Chemicals called perfluoroalkyl substances (PFASs), used for more than 60 years to make products more stain-resistant, waterproof or non-stick, have raised plenty of health concerns. Now a new study from Harvard University suggests the chemicals may also make it tougher to keep off weight.
PFASs are used in non-stick cookware. They are incorporated into clothing, like raingear, to help repel stains and water, and used in furniture and carpeting to make them resistant to stains and liquids. PFASs are also used in fast food and other packaging to keep food from sticking. The chemicals have been linked to high cholesterol, effects on the immune system, hormone disruption, low infant birth rates, and even cancer, according to the US Environmental Protection Agency.
The latest study, published in the journal PLOS Medicine, found that higher levels of PFASs in the blood were associated with increased weight gain after dieting, particularly in women. The compounds are referred to as “obesogens” because they may upset normal metabolism and increase the risk for gaining weight the more people are exposed to them. The study found that people with higher concentrations of PFAS in their bodies also had a lower resting metabolic rate, meaning they burn fewer calories during normal daily activities.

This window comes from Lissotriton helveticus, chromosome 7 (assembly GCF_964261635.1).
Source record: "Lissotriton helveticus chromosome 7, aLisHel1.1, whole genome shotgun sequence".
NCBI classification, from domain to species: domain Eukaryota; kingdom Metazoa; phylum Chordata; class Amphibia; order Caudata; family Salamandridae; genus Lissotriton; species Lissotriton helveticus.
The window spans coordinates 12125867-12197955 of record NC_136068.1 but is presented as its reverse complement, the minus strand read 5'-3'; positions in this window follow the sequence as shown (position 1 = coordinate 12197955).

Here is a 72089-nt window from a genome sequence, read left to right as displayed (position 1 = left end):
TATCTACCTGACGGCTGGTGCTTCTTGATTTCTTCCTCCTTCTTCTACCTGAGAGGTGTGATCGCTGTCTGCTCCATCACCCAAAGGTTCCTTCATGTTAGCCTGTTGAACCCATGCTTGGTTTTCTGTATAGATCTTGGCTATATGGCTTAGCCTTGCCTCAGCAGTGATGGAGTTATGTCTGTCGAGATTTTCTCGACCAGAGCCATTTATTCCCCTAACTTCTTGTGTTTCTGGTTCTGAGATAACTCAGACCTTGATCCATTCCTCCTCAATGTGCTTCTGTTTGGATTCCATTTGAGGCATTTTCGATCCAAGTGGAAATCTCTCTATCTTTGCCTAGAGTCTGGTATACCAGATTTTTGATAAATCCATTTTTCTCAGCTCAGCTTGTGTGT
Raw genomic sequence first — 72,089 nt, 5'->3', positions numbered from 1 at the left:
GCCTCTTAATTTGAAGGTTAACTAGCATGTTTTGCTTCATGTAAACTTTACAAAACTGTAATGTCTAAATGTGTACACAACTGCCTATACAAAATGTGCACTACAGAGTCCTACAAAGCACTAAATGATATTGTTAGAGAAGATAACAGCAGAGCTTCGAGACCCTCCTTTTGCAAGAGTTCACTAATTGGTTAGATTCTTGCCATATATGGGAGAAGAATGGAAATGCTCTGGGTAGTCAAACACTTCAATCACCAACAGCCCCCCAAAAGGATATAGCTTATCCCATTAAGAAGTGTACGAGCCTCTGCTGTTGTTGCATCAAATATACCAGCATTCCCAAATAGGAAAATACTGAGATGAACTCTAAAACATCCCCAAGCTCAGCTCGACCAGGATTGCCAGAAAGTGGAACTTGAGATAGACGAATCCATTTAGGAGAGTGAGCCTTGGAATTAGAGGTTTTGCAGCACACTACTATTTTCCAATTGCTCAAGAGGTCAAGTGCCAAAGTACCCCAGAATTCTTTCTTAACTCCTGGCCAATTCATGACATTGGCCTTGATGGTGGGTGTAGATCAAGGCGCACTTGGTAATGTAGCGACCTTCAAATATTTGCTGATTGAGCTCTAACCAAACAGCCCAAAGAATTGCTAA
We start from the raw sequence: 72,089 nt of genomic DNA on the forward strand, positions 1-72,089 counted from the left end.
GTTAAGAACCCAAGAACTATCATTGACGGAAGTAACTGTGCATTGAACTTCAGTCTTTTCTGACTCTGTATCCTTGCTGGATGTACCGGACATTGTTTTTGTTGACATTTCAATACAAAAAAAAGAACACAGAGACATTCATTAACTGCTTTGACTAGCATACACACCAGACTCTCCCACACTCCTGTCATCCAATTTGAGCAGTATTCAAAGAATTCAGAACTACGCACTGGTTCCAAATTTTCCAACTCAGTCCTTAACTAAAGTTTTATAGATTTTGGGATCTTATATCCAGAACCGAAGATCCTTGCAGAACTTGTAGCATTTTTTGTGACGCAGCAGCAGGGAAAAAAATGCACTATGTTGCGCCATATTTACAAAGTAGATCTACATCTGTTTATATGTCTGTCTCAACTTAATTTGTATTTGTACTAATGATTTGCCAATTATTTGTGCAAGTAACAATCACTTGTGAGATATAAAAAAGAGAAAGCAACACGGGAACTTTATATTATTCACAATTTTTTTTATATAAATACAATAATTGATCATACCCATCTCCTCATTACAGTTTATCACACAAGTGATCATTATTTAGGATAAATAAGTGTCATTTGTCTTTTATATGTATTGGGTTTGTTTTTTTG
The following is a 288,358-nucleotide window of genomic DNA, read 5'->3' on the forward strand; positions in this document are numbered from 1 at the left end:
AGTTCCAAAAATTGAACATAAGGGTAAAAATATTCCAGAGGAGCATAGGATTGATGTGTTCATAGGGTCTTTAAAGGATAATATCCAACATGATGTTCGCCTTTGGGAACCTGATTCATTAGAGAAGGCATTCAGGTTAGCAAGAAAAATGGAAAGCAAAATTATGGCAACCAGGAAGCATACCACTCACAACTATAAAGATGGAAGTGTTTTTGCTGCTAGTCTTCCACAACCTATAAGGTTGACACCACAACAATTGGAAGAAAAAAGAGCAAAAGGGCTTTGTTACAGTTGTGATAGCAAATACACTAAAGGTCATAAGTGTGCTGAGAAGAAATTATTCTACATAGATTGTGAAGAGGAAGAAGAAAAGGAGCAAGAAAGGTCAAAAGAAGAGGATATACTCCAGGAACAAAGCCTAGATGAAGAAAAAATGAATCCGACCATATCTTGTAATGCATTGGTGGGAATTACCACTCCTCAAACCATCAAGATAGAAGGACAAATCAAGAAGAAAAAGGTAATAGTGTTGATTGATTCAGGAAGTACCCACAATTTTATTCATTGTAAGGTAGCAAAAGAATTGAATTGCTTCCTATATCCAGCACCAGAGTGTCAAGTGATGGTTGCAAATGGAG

Researchers analysed data from 621 overweight and obese people who took part in a two-year clinical trial conducted in the mid-2000s. The participants lost an average of 14lb in the first six months of the trial, but regained about 6lb over the next 18 months. The people who gained the most weight back had the highest concentration of PFASs, and the link was strongest among women.
“The potential endocrine-disrupting effects of PFASs have been demonstrated in animal studies, but whether PFASs may interfere with body weight regulation in humans is largely unknown,” said Gang Liu, lead researcher for the study and research fellow in the department of nutrition at Harvard T H Chan School of Public Health.
Liu and team found that all individual PFASs were significantly associated with more weight regain in women, but not in men, which was in agreement with some previous studies in which the intergenerational effects of PFASs on body weight were observed only in girls but not in boys. Although the reasons for these gender-specific findings are still unclear, accumulating evidence from experimental research suggests that PFASs are able to interfere with estrogen metabolism and functionalities.
Although the researchers say more studies are needed to confirm their findings, one thing seems clear. These findings suggest that environmental chemicals might play a role in the current obesity epidemic. Given the persistence of these PFASs in the environment and the human body, their potential adverse effects remain a public health concern.
The study’s co-author Philippe Grandjean, adjunct professor in the Department of Environmental Health at Harvard T H Chan School of Public Health, pointed out that we are decades behind in the research because these compounds were first used in the 1950s and not much toxicology was done and there was no legislation. So, in short, it is high time that the authorities concerned took action against yet another health hazard.
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